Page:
Friday, May 17, 2013
Richard Strier was already a few minutes into his introduction when I & my colleague Josh Corey stumbled into a packed room in the University of Chicago's new Logan Center to hear Marjorie Perloff talk about Paul Celan yesterday afternoon. We slipped into the very last seats, just behind Michael Anania, Simone Muench, and Garin Cycholl, and next to Ray Bianchi. Chicu Reddy was perched across the aisle. Just as I cracked open my notebook and took in the large map of the Habsburg empire, Marjorie began her talk.
At first, I was a little surprised by the direction she took: I'd been expecting Big Ideas, but what we were getting was a mixture of biography and geography. Marjorie talked about Celan's birth in Czernowitz, an outpost of the West far, far from the German or French spheres, more oriented toward the Ottoman Empire than Paris or London, and about the polyglot, multiethnic nature of the place: Romanian but not Romanian, Christian, Jewish, with an endless number of languages, including a German quite different from the German of Berlin. She then talked in great detail about Celan's poetry, but not the poetry most known to American readers. She described his early Surrealist poems, his Romanian poems, and, above all, his love poetry—something he wrote for many years, and used in his role as expert seducer, often presenting the same poems to different women, with generally successful results.
I wasn't at all sure where this was all leading, but when Marjorie said it was a version of material that would form the epilogue to a book on Austro-Modernism it all began to come into focus. And, indeed, it all began to seem part of a very Big Idea indeed, and a good one. This wasn't just a ramble in poetic biography: the point of all of the context and focus on Celan's particular brand of Austrian German language was to recontextualize Celan entirely, and, in so doing, to propose not just a new way of understanding Celan, but a new way of understanding a whole branch of modern European literature.
We tend to see Celan almost exclusively in the context of Holocaust writing, with John Felstiner's Paul Celan: Poet, Survivor, Jew as the great explanatory text. Celan certainly is a Holocaust poet—plausibly the greatest of Holocaust poets—but we are wrong to think that this exhausts his meaning and the range of his achievement. In focusing on Celan's early life and his love poetry (which he continued to write after the war) Perloff showed us a fuller, less iconic, more humanized figure, a Celan who wasn't just a Survivor, but a man, with all the foibles and idiosyncrasies one might expect in a somewhat coddled aesthete raised by adoring and indulgent parents (Jean Daive has been working on something along these humanizing lines as well).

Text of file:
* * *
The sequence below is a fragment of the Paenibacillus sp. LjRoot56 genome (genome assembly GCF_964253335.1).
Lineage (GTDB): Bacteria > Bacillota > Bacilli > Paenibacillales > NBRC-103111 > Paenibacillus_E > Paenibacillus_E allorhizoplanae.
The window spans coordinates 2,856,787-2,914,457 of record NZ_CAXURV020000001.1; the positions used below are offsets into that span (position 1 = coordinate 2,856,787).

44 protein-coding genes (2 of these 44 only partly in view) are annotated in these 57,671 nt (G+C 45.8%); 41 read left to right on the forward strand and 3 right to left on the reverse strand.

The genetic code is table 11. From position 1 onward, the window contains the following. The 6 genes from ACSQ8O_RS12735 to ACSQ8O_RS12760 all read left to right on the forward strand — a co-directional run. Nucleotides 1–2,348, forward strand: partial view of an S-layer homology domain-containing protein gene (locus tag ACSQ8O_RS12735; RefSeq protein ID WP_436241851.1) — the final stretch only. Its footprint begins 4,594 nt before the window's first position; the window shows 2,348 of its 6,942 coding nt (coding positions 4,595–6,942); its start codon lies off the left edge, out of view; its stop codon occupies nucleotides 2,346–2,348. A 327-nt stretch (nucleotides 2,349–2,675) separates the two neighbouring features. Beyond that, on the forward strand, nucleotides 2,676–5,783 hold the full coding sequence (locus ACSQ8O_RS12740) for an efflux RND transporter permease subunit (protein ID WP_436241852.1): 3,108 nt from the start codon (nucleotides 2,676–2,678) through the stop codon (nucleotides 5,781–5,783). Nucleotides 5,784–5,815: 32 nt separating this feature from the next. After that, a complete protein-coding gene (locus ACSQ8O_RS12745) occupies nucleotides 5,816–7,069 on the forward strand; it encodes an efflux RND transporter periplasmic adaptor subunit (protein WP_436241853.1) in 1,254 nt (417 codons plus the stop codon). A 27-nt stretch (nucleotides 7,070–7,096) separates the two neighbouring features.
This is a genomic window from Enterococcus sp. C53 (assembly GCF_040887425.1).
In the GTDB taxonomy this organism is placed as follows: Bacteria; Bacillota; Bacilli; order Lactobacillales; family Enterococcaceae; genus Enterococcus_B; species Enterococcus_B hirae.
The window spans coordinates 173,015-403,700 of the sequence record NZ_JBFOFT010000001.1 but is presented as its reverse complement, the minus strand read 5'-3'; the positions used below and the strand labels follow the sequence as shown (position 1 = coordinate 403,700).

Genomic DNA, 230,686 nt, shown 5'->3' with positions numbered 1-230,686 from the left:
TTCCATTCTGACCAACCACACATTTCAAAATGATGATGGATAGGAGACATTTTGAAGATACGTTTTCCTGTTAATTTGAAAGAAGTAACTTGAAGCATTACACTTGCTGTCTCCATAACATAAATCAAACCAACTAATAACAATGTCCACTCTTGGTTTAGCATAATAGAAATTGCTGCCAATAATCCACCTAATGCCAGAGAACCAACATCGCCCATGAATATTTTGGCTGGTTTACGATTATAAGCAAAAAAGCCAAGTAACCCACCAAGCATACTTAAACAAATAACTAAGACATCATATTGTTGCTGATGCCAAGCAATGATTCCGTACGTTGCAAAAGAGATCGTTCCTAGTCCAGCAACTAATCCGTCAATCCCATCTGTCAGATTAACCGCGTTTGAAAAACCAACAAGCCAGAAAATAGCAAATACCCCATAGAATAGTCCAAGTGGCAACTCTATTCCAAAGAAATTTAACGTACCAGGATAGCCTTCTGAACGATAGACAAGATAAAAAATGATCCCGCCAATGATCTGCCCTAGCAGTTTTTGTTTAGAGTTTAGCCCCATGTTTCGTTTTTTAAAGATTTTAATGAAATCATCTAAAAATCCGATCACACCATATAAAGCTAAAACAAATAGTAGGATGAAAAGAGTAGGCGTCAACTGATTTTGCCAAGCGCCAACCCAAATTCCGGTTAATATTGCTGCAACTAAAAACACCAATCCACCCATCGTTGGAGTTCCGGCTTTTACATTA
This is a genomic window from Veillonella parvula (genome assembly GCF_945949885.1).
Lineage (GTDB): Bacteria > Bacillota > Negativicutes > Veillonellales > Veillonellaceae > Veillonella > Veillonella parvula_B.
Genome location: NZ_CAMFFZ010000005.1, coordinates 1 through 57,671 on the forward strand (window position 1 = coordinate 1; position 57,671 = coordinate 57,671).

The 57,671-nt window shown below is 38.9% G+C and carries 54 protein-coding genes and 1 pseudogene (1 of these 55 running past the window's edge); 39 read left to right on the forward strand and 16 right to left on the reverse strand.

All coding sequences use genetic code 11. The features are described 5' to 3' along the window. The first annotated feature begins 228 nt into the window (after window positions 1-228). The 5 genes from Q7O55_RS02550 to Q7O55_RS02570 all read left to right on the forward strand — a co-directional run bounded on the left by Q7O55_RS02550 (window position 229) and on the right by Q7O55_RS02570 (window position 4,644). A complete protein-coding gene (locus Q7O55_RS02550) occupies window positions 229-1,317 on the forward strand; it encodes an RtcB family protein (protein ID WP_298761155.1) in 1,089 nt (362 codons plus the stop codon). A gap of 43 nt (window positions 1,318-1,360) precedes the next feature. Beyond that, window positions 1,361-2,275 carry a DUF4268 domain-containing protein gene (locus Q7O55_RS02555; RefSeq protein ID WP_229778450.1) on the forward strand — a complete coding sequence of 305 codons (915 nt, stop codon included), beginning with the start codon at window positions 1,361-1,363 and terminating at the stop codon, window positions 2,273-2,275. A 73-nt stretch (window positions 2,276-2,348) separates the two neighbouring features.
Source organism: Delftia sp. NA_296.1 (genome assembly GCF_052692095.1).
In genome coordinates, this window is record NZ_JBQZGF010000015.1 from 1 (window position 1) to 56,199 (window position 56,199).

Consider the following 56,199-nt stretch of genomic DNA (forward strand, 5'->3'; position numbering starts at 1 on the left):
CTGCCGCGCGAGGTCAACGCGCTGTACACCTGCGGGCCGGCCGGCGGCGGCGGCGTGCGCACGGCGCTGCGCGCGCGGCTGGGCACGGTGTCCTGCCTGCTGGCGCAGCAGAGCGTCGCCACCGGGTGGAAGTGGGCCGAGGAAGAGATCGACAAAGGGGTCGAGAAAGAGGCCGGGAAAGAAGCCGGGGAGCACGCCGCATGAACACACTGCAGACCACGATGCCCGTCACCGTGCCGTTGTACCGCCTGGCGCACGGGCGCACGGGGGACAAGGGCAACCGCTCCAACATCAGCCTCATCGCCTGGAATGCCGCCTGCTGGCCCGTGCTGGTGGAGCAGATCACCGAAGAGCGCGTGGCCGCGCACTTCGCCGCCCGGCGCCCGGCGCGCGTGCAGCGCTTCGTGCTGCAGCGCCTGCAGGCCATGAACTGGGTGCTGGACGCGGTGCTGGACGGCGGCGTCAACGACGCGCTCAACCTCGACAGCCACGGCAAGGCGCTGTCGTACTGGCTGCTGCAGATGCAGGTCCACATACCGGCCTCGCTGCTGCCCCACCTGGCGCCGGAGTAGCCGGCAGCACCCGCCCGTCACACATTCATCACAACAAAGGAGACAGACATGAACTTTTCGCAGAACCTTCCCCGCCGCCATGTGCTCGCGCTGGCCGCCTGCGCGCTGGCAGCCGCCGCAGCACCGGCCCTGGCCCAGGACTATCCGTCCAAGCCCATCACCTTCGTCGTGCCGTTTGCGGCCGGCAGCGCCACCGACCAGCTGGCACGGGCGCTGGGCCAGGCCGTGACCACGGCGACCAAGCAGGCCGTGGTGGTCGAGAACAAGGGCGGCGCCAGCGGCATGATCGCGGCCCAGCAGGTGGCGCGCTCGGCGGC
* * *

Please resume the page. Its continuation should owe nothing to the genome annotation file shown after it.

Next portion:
Not only did Perloff reveal this Celan to us: in stressing the differences between his German and the German spoken in Frankfurt or Berlin (and, indeed, in stressing the vast geographic removal of Czernowitz from Germany proper) she showed us Celan as a representative of a culture quite distinct from that of Germany: the Austro-Hungarian Empire in the traditionally Habsburg (alternately Hapsburg) lands. The Empire's German was distinct, and Marjorie was quite convincing in demonstrating that many of the legendary 'difficulties' of Celan's poems are actually quite clear, at least to one hearing "with an Austrian ear." And the Empire was by no means an Empire of German: it was a polyglot culture of many languages, and no one spoke just one. Indeed, the multicultural Imperial identity, in which many peoples felt equally enfranchised, was utterly different from German identity, and it showed in the culture: "There is no way Wittgenstein could have been a German writer," Marjorie said, "and no way Heidegger could have been an Austro-Hungarian one."
Celan the product of this multicultural and polyglot sphere, to which belong the works of Robert Musil, Elias Canetti, Sigmund Freud, Karl Kraus, Joseph Roth, and Franz Kafka—but he was the product of this world in a special way, because he was the product of that world's dissolution. Born just two years after the end of the Austro-Hungarian Empire, he came of age in the penumbra of loss, with a sense of the ghostliness of his own multicultural and polyglot identity.
In the end, Marjorie wasn't just telling us that we would do well to think of Celan in the broad context of the dying Habsburg culture: she was telling us that we have a great deal of work ahead of us in reconstructing the lost Empire as a cultural field, and in finding the meaning of its writers not in some generalized Germanic tradition, but in the shadows and fragments of a dying polyglot state. We would be as wrong to discuss Musil or Kafka or Celan outside this context as we would to discuss William Carlos Williams without reference to his Americanness. This, I thought, is a big idea—it proposes not just a new understanding of Celan, but a new field of literary study.
The room in the Logan center was full of bright looking young graduate students. If they had their ears open, they now know they've got their work cut out for them.